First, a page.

Islamophobia alive on campus

Recent incidents of Islamophobia deserve discussion, demonstrate there is work to be done

Safiah Chowdhury
Safiah Chowdhury

Within a week of this new school year, fellow Muslim friends and I had already experienced a couple instances of Islamophobia. Both were derogatory slurs yelled from a moving vehicle, ensuring anonymity and suggesting cowardice.

Meanwhile, the administration is busy with some positive changes, bringing a host of new opportunities to Muslim students across campus. One significant change is the introduction of the Halal option to Leonard Cafeteria, Lazy Scholar and all other Sodexho food joints. This means Muslim students will no longer have to gather early at Ban Righ Cafeteria to ensure a piece of Halal chicken breast.

Also of note is the addition of a part-time Muslim chaplain to complement the already existing Christian chaplain (though he is an advocate for all faiths). This change benefits both Muslims and non-Muslims because we now have two aides and confidantes on campus. Specifically for Muslims though, this means we have an advisor who is aware of the rules and regulations of Islam, and is thus conscious of our situations and requirements as Muslims.

While these more institutional accommodations of religious needs are remarkable in their own right, support from the Queen’s community has been subpar, largely due to the problem of Islamophobia, which is prejudice or discrimination against Muslims and Islam. Many of my Muslim friends can relay stories of name-calling and crude looks—and from fellow members of the Queen’s community too. Yet there is a Muslim ethos of making excuses, so these stories rarely make it out of friend circles. And although most of the cases of Islamophobia on campus have been petty, it’s important these things are acknowledged and discussed, especially if it’s going to persist.

It is thus important that opinions about a religion or religious peoples are addressed head-on so sound discussion can take place. University is not a place for censorship, but rather a place for expression and the healthy exchange of ideas and opinions. As members of this community, we are not required to agree with the customs and beliefs of others; critical thinking is, in fact, encouraged. However, mutual respect is mandatory in order for everyone to have a positive learning experience in an environment that they feel safe in. Yelling something offensive and driving away is too easy an escape. It’s time to own up to prejudices.

And the onus falls upon us, the students. We can pretend discrimination doesn’t exist, especially at an institution of higher learning. Surely everyone knows better than to associate anyone who wears a headscarf with the Taliban. Islamophobia, just like all other types of discrimination, is a thing of the past, at least for the more civilized amongst us. Unfortunate as it is though, these are real views that a minority of people on campus do indeed hold.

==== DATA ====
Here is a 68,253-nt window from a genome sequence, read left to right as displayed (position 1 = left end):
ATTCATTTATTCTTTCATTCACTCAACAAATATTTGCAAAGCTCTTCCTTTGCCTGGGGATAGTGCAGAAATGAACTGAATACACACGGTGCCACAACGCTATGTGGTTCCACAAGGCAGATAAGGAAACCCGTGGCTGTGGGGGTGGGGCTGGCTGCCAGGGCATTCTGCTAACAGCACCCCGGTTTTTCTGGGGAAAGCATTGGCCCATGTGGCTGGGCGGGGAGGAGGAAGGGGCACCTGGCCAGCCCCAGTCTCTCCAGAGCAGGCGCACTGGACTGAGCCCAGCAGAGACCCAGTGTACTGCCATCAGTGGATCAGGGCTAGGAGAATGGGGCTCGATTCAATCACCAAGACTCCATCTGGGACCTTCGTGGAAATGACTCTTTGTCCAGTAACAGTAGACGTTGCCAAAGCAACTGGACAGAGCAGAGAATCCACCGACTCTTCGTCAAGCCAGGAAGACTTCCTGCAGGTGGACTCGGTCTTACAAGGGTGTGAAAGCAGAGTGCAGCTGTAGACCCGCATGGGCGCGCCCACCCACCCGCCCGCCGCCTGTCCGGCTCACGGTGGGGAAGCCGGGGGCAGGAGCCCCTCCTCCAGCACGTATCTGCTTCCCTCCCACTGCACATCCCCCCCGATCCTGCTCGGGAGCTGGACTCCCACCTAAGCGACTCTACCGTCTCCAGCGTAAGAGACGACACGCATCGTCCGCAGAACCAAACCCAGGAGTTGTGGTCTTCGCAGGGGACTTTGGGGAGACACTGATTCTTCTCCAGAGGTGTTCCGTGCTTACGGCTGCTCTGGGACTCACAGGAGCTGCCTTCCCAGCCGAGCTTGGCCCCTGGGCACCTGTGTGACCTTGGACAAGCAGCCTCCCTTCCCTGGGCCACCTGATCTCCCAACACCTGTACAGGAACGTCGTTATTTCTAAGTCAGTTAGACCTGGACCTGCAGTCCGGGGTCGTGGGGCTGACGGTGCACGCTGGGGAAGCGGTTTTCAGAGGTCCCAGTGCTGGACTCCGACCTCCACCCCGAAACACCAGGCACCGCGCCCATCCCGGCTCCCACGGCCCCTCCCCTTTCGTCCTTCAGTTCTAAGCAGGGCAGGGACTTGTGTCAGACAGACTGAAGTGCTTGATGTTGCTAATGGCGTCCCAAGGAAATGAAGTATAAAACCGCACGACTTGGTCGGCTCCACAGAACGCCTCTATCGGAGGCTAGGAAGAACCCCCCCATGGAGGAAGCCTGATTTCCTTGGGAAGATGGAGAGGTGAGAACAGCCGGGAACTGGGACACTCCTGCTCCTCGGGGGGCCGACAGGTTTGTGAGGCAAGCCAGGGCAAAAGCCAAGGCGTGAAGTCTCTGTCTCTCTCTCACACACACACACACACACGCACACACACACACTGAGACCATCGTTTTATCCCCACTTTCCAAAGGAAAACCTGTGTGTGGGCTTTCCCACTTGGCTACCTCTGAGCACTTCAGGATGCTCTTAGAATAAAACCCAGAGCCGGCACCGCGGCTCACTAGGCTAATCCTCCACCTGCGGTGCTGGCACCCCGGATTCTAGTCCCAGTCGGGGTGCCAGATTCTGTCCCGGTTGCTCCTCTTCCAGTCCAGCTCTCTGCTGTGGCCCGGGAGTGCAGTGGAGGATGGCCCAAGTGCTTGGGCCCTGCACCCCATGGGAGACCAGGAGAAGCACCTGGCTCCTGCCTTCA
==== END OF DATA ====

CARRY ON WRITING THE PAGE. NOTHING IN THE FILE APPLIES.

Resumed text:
Take for example last year’s Islamic Awareness Week. A table was set up asking people to write their immediate thoughts about Islam. While the exercise yielded many encouraging comments, it was eventually annexed by anti-Islamic propaganda. Fortunately, the setup of the table allowed for some quasi-discussion to occur as people were able to write responses to the anti-Islamic sentiments.

So I encourage everyone to use the resources available at Queen’s. If anyone has any questions or requires any clarification on anything pertaining to Islam or Muslims, then feel absolutely free to approach the Queen’s University Muslim Students’ Association (QUMSA) with your queries. It is a non-judgemental group that has likely heard it all. And if you or anyone you know has experienced Islamophobia or any other type of discrimination, it is imperative that you report it to the Human Rights Office located in Mac-Corry. Please also feel free to approach the newly formed Religious Issues Committee with any of the above.

Finally, if someone does absolutely feel compelled to yell something out their car window about a group they don’t understand or agree with, please ensure it is at least respectful and intelligible. The ever-so foolish label of ‘terrorist’ demonstrates nothing but ignorance and, regrettably enough, a lack of originality.

And although such incidents are more trivial in nature, the fact remains that there are people who feel it’s necessary to express stronger views. This past weekend, a QUMSA sign was defaced with comments that called for the death of Muslims. I can only hope incidents like this help to open our collective eyes to the larger problem.

Safiah Chowdhury is the chair of the AMS Religious Issues Committee

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